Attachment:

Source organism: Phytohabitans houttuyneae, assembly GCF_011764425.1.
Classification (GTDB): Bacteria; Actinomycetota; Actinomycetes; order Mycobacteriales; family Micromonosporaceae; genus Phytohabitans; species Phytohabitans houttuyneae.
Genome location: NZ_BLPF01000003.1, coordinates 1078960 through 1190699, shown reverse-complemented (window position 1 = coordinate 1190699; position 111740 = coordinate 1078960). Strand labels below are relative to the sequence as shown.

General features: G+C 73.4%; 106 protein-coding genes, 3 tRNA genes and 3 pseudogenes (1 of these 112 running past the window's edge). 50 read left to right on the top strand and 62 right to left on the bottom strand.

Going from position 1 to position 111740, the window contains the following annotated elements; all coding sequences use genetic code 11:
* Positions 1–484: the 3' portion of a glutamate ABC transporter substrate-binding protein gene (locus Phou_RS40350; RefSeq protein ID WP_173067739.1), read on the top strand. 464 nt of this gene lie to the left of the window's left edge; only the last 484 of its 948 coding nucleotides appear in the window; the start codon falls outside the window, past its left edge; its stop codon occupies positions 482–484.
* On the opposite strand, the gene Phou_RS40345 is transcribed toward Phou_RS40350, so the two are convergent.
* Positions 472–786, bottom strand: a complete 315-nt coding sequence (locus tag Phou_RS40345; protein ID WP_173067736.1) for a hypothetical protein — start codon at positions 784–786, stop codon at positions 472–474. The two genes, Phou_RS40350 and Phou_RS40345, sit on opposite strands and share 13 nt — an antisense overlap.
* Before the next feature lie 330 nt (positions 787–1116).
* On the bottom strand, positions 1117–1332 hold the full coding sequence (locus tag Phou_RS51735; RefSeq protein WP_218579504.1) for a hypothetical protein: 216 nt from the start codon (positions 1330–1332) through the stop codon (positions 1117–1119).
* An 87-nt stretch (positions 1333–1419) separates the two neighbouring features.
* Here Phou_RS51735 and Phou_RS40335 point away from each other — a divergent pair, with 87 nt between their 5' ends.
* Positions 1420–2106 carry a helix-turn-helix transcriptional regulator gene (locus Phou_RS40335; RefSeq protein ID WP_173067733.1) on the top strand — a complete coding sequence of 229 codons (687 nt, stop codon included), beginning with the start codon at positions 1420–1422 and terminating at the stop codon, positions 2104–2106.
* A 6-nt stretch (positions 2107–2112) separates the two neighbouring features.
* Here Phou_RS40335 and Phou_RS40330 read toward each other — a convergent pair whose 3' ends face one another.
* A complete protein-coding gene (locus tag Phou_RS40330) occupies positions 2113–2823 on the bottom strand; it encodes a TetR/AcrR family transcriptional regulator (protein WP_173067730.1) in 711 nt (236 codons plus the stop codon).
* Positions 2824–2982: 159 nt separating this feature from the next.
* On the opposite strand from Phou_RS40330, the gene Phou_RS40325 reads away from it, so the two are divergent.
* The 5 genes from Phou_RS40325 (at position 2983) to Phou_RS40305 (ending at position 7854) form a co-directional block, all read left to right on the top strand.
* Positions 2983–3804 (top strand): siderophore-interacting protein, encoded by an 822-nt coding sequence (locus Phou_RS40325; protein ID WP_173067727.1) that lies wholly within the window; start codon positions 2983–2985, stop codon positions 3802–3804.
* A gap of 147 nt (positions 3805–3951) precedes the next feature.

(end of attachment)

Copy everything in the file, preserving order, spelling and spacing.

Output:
Source organism: Phytohabitans houttuyneae, assembly GCF_011764425.1.
Classification (GTDB): Bacteria; Actinomycetota; Actinomycetes; order Mycobacteriales; family Micromonosporaceae; genus Phytohabitans; species Phytohabitans houttuyneae.
Genome location: NZ_BLPF01000003.1, coordinates 1078960 through 1190699, shown reverse-complemented (window position 1 = coordinate 1190699; position 111740 = coordinate 1078960). Strand labels below are relative to the sequence as shown.

General features: G+C 73.4%; 106 protein-coding genes, 3 tRNA genes and 3 pseudogenes (1 of these 112 running past the window's edge). 50 read left to right on the top strand and 62 right to left on the bottom strand.

Going from position 1 to position 111740, the window contains the following annotated elements; all coding sequences use genetic code 11:
* Positions 1–484: the 3' portion of a glutamate ABC transporter substrate-binding protein gene (locus Phou_RS40350; RefSeq protein ID WP_173067739.1), read on the top strand. 464 nt of this gene lie to the left of the window's left edge; only the last 484 of its 948 coding nucleotides appear in the window; the start codon falls outside the window, past its left edge; its stop codon occupies positions 482–484.
* On the opposite strand, the gene Phou_RS40345 is transcribed toward Phou_RS40350, so the two are convergent.
* Positions 472–786, bottom strand: a complete 315-nt coding sequence (locus tag Phou_RS40345; protein ID WP_173067736.1) for a hypothetical protein — start codon at positions 784–786, stop codon at positions 472–474. The two genes, Phou_RS40350 and Phou_RS40345, sit on opposite strands and share 13 nt — an antisense overlap.
* Before the next feature lie 330 nt (positions 787–1116).
* On the bottom strand, positions 1117–1332 hold the full coding sequence (locus tag Phou_RS51735; RefSeq protein WP_218579504.1) for a hypothetical protein: 216 nt from the start codon (positions 1330–1332) through the stop codon (positions 1117–1119).
* An 87-nt stretch (positions 1333–1419) separates the two neighbouring features.
* Here Phou_RS51735 and Phou_RS40335 point away from each other — a divergent pair, with 87 nt between their 5' ends.
* Positions 1420–2106 carry a helix-turn-helix transcriptional regulator gene (locus Phou_RS40335; RefSeq protein ID WP_173067733.1) on the top strand — a complete coding sequence of 229 codons (687 nt, stop codon included), beginning with the start codon at positions 1420–1422 and terminating at the stop codon, positions 2104–2106.
* A 6-nt stretch (positions 2107–2112) separates the two neighbouring features.
* Here Phou_RS40335 and Phou_RS40330 read toward each other — a convergent pair whose 3' ends face one another.
* A complete protein-coding gene (locus tag Phou_RS40330) occupies positions 2113–2823 on the bottom strand; it encodes a TetR/AcrR family transcriptional regulator (protein WP_173067730.1) in 711 nt (236 codons plus the stop codon).
* Positions 2824–2982: 159 nt separating this feature from the next.
* On the opposite strand from Phou_RS40330, the gene Phou_RS40325 reads away from it, so the two are divergent.
* The 5 genes from Phou_RS40325 (at position 2983) to Phou_RS40305 (ending at position 7854) form a co-directional block, all read left to right on the top strand.
* Positions 2983–3804 (top strand): siderophore-interacting protein, encoded by an 822-nt coding sequence (locus Phou_RS40325; protein ID WP_173067727.1) that lies wholly within the window; start codon positions 2983–2985, stop codon positions 3802–3804.
* A gap of 147 nt (positions 3805–3951) precedes the next feature.